Principal Evan Glazer’s Response

The following letter is a response to the recent story surrounding a graduate from Thomas Jefferson High School for Science and Technology, referred to as “Sara” in different media reports. The story identifies a false account of admissions to Harvard College and Stanford University.

The actions of “Sara” are very unfortunate and are not representative of the student body at Thomas Jefferson (also known as TJ), and they are also not representative of the Korean heritage community. We should not stereotype a group of people based on the actions of an individual. As a school community, we take pride in our honor code, “I will uphold academic and personal integrity in the TJ community,” and discuss with students the importance of addressing ethical conflicts using student advocacy guidelines. Advocacy is very difficult, and takes time, for teenagers because they do not want to disappoint their teachers and parents. Teens also struggle with the realization they have limitations when comparing themselves to their peers. However, stress levels and expectations can become much more manageable when adults and children openly communicate about challenges that impact their mental health. This means acknowledging a grade of a “B” is OK if it’s not a strong suit — studying an extra 10 hours a week is not worth it to earn the A.

College admissions are not the focus of TJ’s education. Instead, our priority is to provide a challenging environment in STEM, promote joy at the prospect of discovery, and foster a culture of innovation amidst a comprehensive school community filled with activities, athletics, and rich diversity. We recognize the college admissions process is important to students and their families. Through a counseling process, we encourage students to apply to a wide variety of schools and choose one based on best fit rather than by reputation. Many of our graduates attend prestigious universities around the country, although getting into all Ivy League colleges is not the standard nor is encouraged; about 40% of our graduates attend an excellent state college in Virginia and perform exceptionally well there.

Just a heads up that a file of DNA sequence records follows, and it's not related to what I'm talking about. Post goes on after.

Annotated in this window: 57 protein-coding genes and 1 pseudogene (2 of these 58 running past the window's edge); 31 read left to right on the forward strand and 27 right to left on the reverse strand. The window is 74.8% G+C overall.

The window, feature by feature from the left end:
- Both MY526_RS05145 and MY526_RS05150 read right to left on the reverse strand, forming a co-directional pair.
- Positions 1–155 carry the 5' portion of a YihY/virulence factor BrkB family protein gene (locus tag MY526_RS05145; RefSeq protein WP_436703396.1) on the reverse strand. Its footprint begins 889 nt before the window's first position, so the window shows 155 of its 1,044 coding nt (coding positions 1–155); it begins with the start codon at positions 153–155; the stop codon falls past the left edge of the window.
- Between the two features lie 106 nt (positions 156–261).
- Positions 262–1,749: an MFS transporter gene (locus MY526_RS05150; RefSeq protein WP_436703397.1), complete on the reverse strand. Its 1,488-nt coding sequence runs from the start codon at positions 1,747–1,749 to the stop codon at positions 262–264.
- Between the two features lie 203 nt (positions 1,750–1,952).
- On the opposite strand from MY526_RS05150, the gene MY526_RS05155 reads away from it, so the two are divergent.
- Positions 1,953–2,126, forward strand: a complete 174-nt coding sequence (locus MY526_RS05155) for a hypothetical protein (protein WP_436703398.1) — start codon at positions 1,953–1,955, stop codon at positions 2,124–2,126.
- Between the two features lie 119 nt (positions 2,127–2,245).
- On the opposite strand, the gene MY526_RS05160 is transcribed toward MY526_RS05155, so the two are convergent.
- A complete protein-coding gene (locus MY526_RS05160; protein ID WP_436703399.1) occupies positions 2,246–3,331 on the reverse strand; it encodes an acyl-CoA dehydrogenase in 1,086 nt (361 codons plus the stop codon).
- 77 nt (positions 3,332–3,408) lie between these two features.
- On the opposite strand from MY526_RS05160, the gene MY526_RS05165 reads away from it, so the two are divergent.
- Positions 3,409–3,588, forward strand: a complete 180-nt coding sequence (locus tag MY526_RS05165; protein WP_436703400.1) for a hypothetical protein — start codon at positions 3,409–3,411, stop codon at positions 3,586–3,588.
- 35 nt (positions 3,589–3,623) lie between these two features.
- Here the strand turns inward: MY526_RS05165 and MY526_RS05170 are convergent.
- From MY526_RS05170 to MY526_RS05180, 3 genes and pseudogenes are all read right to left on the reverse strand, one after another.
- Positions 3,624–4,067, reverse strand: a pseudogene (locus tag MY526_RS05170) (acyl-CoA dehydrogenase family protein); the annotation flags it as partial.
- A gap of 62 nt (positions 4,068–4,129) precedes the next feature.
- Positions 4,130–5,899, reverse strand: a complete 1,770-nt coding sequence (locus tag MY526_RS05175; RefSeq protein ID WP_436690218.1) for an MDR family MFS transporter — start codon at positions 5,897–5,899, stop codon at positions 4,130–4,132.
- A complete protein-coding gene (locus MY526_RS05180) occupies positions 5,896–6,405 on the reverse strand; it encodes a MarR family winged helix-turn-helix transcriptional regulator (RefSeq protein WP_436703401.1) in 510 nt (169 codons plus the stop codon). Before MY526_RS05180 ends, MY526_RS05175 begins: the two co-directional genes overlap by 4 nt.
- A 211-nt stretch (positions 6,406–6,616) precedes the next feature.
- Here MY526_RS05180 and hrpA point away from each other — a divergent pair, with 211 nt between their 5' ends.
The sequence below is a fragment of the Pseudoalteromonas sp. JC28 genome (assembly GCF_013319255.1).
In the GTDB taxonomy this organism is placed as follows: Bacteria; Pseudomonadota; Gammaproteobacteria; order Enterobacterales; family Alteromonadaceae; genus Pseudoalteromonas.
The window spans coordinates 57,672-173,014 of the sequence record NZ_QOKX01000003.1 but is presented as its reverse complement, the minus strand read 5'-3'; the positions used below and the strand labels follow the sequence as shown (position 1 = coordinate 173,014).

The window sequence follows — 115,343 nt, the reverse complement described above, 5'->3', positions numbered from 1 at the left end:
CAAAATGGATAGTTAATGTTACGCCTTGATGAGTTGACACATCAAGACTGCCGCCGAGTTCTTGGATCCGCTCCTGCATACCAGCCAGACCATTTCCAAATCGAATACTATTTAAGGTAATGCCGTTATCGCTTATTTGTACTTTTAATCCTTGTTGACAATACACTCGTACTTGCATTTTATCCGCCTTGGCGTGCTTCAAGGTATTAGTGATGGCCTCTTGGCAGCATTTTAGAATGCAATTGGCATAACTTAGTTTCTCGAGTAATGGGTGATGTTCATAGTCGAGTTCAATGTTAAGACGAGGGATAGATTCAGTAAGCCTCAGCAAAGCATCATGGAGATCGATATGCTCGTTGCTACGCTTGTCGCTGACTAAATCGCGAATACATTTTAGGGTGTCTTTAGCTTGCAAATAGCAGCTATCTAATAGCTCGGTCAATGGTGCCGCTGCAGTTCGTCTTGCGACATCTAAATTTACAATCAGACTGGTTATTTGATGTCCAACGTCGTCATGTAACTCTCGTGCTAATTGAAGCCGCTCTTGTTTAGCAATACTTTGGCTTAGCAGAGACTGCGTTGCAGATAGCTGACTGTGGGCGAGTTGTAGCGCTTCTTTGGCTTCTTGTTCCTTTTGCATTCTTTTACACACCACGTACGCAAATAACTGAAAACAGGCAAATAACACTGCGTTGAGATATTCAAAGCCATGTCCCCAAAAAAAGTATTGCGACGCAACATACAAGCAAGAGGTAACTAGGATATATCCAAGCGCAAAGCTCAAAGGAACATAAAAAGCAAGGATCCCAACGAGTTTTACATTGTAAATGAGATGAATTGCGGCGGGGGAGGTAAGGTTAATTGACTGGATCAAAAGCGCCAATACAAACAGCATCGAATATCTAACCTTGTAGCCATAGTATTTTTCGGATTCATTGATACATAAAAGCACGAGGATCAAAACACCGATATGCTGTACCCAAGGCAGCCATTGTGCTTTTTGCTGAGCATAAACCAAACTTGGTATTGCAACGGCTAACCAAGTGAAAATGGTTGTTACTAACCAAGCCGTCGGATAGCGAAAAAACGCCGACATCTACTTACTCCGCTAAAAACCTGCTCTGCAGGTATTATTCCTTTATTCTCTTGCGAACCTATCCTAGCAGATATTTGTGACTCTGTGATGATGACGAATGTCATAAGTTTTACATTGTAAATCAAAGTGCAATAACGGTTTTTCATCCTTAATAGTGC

Shaming a child in the media for a mistake she has made, even after a father has made a sincere apology, is a sad display of our humanity. I hope children can be forgiven particularly after they demonstrate they have accepted consequences and learned a lesson. For the betterment of society, we owe our youth proper care and guidance so they grow into responsible adults by teaching them how to manage stress and cope with disappointment and mistakes. I try to reinforce this message by promoting advocacy and accepting responsibility through restorative justice. Success in these arenas requires a continual commitment from everyone, and as a school community, we will strive to be more effective in our efforts. Sara’s father is a remarkable man who has owned responsibility for helping his child, and I believe we should praise him for taking action.

This letter has been written by Evan Glazer, principal, Thomas Jefferson High School for Science and Technology. His email is [email protected].